Whittemore, (Edward) Reed (Jr.) 1919-
WHITTEMORE, (Edward) Reed (Jr.) 1919-
Born September 11, 1919, in New Haven CT; son of Edward Reed (a doctor) and Margaret (Carr) Whittemore; married Helen Lundeen, October 3, 1952; children: Catherine, Edward, John, Margaret. Education: Yale University, B.A., 1941; Princeton University, additional study, 1945-46.
Home—4526 Albion Rd., College Park, MD 20740. Office—English Department, University of Maryland, College Park, MD 20740.
Poet, literary critic, biographer, essayist, and short story writer. Furioso (literary quarterly), editor, 1939-53; Carleton College, Northfield, MN, professor of English, 1947-66, chair of department, 1962-64, editor, Carleton Miscellany (literary quarterly), 1960-64; University of Maryland, College Park, professor of English, 1967-84, professor emeritus, 1984—. New Republic, Washington, DC, literary editor, 1969-73; Delos (magazine), College Park, MD, editor, 1988-92. Library of Congress, consultant in poetry, 1964-65, honorary consultant in American letters, 1968-71, interim consultant, 1984-85; Bain-Swiggett lecturer, Princeton University, 1967. Former judge, National Book Awards. Program associate for National Institute of Public Affairs, 1966-68; member of National Academy of Arts and Sciences through 1991; director of Association of Literary Magazines of America. Military service: U.S. Army Air Force, 1941-45; became major; awarded Bronze star.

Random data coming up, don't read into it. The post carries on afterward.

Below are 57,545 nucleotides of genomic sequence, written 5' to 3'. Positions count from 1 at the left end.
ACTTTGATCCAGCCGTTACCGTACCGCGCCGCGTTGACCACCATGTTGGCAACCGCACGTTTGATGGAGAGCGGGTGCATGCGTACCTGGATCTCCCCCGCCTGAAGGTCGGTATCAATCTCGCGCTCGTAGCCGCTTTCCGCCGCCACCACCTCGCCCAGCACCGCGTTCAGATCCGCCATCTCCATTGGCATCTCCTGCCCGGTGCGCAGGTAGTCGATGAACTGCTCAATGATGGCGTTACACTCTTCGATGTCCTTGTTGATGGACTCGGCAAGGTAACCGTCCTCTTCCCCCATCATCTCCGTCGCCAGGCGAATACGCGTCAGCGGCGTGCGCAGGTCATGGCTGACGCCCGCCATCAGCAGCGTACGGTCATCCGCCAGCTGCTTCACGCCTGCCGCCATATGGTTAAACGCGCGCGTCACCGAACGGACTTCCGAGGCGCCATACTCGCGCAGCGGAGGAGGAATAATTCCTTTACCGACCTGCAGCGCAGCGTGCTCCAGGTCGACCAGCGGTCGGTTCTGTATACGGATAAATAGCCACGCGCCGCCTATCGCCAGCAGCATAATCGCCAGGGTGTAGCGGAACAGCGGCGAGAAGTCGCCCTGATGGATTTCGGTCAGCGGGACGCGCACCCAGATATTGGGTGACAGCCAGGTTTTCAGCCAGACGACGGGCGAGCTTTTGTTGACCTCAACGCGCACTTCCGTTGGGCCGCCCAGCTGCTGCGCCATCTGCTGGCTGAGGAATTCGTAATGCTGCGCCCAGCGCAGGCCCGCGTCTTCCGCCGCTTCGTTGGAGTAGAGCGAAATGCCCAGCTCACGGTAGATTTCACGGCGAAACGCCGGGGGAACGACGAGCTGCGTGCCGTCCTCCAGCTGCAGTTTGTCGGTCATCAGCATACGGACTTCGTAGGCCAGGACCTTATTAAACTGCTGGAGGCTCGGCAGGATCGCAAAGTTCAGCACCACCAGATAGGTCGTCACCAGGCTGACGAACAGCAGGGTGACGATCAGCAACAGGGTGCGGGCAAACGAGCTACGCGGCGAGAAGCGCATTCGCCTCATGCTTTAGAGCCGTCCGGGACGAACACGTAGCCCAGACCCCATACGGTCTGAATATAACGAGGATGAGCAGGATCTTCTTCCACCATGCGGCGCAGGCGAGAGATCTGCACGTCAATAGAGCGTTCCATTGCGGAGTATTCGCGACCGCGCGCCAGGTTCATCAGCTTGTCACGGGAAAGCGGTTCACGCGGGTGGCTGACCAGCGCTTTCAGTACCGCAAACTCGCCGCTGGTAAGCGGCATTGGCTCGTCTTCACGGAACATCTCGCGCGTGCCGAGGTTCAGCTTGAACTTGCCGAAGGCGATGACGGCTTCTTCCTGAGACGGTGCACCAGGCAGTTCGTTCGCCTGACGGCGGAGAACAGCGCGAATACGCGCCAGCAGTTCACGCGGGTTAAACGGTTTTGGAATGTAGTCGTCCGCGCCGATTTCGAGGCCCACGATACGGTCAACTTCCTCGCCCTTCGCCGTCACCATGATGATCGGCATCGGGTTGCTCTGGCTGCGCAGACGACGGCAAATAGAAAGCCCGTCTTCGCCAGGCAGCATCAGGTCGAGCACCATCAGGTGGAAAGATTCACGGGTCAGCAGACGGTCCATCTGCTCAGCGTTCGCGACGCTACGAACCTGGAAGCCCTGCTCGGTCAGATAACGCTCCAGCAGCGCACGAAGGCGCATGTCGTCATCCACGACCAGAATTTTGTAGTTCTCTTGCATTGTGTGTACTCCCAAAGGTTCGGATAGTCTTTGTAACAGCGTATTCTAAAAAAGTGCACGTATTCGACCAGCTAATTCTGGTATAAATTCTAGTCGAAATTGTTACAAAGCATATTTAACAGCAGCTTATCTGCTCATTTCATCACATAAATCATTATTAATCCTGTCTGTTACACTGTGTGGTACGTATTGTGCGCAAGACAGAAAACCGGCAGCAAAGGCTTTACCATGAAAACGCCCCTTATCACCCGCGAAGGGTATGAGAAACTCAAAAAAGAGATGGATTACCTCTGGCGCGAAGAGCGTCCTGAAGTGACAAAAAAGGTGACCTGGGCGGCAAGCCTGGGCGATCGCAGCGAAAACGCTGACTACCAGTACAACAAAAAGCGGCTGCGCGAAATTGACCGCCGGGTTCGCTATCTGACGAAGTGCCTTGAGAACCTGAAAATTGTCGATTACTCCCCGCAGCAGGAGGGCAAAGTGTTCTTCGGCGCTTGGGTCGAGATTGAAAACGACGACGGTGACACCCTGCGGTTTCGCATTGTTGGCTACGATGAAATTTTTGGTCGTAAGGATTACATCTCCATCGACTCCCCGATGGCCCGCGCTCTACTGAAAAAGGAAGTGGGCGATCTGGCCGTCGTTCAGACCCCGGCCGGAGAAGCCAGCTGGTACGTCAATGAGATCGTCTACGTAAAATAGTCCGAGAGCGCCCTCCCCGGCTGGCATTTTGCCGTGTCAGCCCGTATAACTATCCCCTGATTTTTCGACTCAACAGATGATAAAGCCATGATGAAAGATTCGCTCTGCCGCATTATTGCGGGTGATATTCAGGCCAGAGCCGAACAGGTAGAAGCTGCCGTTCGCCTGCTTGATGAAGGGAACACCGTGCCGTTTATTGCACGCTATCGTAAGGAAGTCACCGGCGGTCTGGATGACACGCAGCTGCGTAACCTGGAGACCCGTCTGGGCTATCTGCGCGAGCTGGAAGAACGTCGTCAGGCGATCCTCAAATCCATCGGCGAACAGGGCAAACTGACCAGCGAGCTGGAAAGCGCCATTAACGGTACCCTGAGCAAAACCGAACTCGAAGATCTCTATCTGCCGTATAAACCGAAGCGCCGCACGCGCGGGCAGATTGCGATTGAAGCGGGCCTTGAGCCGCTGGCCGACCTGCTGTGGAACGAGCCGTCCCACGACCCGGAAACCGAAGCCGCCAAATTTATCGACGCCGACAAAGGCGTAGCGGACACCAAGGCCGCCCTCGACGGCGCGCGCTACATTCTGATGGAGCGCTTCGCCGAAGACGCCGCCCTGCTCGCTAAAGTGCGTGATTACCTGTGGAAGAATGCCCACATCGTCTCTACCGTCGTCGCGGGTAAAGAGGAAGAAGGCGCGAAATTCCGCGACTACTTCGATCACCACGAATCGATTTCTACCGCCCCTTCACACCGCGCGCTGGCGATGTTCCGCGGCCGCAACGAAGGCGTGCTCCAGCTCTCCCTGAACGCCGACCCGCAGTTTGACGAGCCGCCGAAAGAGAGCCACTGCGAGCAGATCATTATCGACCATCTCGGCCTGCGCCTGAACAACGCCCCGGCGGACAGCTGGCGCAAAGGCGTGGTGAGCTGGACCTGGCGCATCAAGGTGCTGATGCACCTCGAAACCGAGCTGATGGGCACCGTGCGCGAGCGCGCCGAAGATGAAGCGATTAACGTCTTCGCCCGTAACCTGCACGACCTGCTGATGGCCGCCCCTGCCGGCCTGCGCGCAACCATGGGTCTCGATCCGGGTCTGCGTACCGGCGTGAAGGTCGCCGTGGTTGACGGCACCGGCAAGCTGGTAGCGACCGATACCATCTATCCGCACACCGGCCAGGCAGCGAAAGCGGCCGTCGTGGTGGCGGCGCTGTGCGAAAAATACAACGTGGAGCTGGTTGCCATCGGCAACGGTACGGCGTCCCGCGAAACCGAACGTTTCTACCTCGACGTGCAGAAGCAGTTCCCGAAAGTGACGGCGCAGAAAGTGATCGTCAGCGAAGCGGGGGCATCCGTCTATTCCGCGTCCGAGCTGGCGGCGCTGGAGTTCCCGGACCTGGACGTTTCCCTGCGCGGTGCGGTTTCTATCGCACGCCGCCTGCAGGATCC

Harriet Monroe Memorial Prize, Poetry magazine, 1954; Emily Clark Balch Prize, Virginia Quarterly Review, 1962, for "The Music of Driftwood"; National Endowment for the Arts grant, 1968-69; National Council on the Arts Award, 1969, for lifelong contribution to American letters; American Academy of Arts and Letters Award of Merit Medal, 1970; Litt.D., Carleton College, 1971; Poet Laureate of Maryland, 1985-88.
Heroes and Heroines, Reynal (New York, NY), 1946.
An American Takes a Walk, University of Minnesota Press (Minneapolis, MN), 1956.
The Boy from Iowa, Macmillan (New York, NY), 1962.
Return, Alpheus: A Poem for the Literary Elders of Phi Beta Kappa, King & Queen Press (Williamsburg, VA), 1965.
Poems, New and Selected, University of Minnesota Press (Minneapolis, MN), 1968.
Fifty Poems Fifty, University of Minnesota Press (Minneapolis, MN), 1970.
The Mother's Breast and the Father's House, Houghton (New York, NY), 1974.
The Feel of Rock: Poems of Three Decades, Dryad Press (Washington, DC), 1982.
The Past, the Future, the Present: Poems Selected and New, University of Arkansas Press (Fayetteville, AK), 1990.
(Editor) Robert Browning, Dell (New York, NY), 1960.
The Fascination of the Abomination (poems, stories, and essays), Macmillan (New York, NY), 1963.
Little Magazines (pamphlet), University of Minnesota Press (Minneapolis, MN), 1963.